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The best way to protect plant/animal populations is to preserve their natural habitat. 
Bug Under Glass directly supports butterfly farms/insect ranches that help protect natural habitat. 

Meet the Artist

Hi, I’m Kevin. When I purchase something online, it is important for me to know who/where I am buying it from.  BUG UNDER GLASS is my livelihood that combines my passions of conservation, science education, and design. I source, design, assemble and ship every single item in this shop—and stand by everything I make. It is very important to me the items I sell are sustainable and environmentally friendly. My environmental education pursuing a Master’s degree in Conservation Biology and ability to support butterfly farming programs that play a role in conservation motivated me to create this business. Learn more about me or how butterfly farming works below.


Each year an area of tropical forest equal to the size of England is destroyed. 
In the Amazon alone, over 11.6 million hectares of rain forest have been cleared for ranching.


I do not sell rare or endangered plants or animals of any kind and have strict criteria for what I offer. I do not sell preserved mammals, reptiles or amphibians. There is a great deal of evidence many are taken illegally from the wild and the market is hard to regulate. For example, almost all preserved BATS sold online are illegally taken.


Ethically sourced museum-quality specimens that come from butterfly farms, insect ranches or independent breeders. Learn more about this process below. 
We are licensed with US Fish & Wildlife Service and comply with all US and International Import/Export Laws.


Butterfly farming is the commercial production of live butterflies/moths in controlled environments to supply stock for universities, zoos, insectariums, nature centers, butterfly houses, and for butterfly releases at weddings, funerals and special events.  

Where are these farms located?

There are hundreds of butterfly farms around the world, with most located in tropical areas near rainforests where breeders have easy access to butterfly food plants. The most successful commercial farms are located in South America, Central Africa, Madagascar, China, Southeast Asia, New Guinea and Australia.

commercial butterfly farming operations

How does butterfly farming work?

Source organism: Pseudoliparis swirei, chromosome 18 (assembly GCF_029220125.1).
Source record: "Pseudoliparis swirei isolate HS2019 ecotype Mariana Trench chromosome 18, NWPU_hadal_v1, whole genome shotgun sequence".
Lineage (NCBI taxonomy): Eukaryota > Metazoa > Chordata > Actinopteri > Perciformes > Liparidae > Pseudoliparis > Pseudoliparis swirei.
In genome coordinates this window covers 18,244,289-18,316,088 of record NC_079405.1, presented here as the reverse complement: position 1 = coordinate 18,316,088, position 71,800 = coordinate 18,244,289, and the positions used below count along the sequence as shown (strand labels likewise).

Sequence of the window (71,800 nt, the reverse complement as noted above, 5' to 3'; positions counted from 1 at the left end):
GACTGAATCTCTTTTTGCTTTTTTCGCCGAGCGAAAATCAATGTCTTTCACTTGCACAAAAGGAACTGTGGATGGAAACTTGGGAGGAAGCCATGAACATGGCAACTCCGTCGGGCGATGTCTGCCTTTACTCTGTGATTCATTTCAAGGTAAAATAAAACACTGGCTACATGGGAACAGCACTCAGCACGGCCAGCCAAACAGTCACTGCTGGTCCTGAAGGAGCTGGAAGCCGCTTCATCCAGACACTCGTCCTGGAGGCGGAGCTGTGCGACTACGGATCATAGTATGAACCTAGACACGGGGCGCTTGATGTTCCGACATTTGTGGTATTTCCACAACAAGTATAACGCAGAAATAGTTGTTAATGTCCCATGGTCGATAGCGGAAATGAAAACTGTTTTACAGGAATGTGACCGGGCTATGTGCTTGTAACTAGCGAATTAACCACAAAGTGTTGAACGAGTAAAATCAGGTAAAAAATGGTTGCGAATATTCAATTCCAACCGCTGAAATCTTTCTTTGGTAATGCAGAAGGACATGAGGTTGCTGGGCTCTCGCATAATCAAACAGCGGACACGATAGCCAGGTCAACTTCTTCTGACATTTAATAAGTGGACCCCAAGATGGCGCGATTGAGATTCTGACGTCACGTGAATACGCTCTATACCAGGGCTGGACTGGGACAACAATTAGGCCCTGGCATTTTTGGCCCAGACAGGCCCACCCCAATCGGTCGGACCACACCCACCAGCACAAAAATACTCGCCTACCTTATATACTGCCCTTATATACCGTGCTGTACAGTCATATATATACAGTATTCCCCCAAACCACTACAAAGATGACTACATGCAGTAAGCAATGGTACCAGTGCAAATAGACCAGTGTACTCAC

The first stage of butterfly farming involves obtaining a few fertile female butterflies, which are placed in a large enclosure with their required host plants, where they lay their eggs. A single female butterfly can lay between 100 to 500 eggs in her lifetime, so few female butterflies are required to start these captive butterfly populations. Butterflies in the wild have only a 5% survival rate from egg to adult (because of predation and parasites), while butterflies that are raised in captivity have a 95% survival rate.  Once the caterpillars pupate some are collected to be sent to zoos, museums, educators, collectors, and their biggest market—flying butterfly exhibits (this one flies 2,000 live butterflies at a time). At the farms, some of the adult butterflies are released into the wild, and deceased butterflies are gathered for museums and collectors.

Because host plants are needed for rearing the larvae which have a voracious appetite, the butterfly farm is dependent upon a large parcel of land that is forested. This enables adjacent communities to derive a livelihood from the forest, and are more likely to want to preserve it. 

butterfly farming
Photo Credit: The Banteay Srey Butterfly Centre
Photo Credit: The Banteay Srey Butterfly Centre
Photo Credit: The Banteay Srey Butterfly Centre


How does butterfly farming & insect ranching help conservation?

In developing countries, where the majority of threatened rainforest habitat is, the difficulty of protecting forests has been a lack of economic opportunities for rural people. Unfortunately, earning a living in these areas almost always involves agricultural farming, cattle ranching, or logging—all of which lead to severe habitat degradation or destruction.    

The practice of butterfly farming is unique because it combines economic development and conservation; and when introduced as an economic alternative to traditional farming and managed properly, it can have a profound impact on the environment and communities. 

In contrast to agricultural farming, cattle and logging, butterfly farming is dependent upon native plant species and a butterfly farmer must keep areas of land intact to  provide a food source for the caterpillars.

While a majority of breeders cannot make a full living off of butterfly farming, the extra income has been shown to make notable improvements in food security, primary health care and education. 

Additionally, and more importantly, butterfly farming can transform a communities attitudes about the forest. For example, in Tanzania before the Kipepeo Butterfly Farming Project  started in 1992, the local people had a very negative view of the forest. 96% of the farmers were unhappy with the forest and 54% wanted it completely cleared for settlement. (Gordon, 2000) This was due in part because the protected forest harbored many animals, such as elephants and baboons, that destroyed the farmers’ crops. In a survey 5 years after people saw the impact of the butterfly farms on their community, a new survey now showed only 16% of the people surveyed wanted the forest cleared!  

When insect habitats are protected, all the other plants and animals that live there also benefit.

Who starts butterfly farming projects?

Typically a government agency or NGO (non governmental organization) typically start these programs. Conservation organizations The Nature Conservancy and World Wildlife Fund have both included butterfly farming projects in their conservation programs.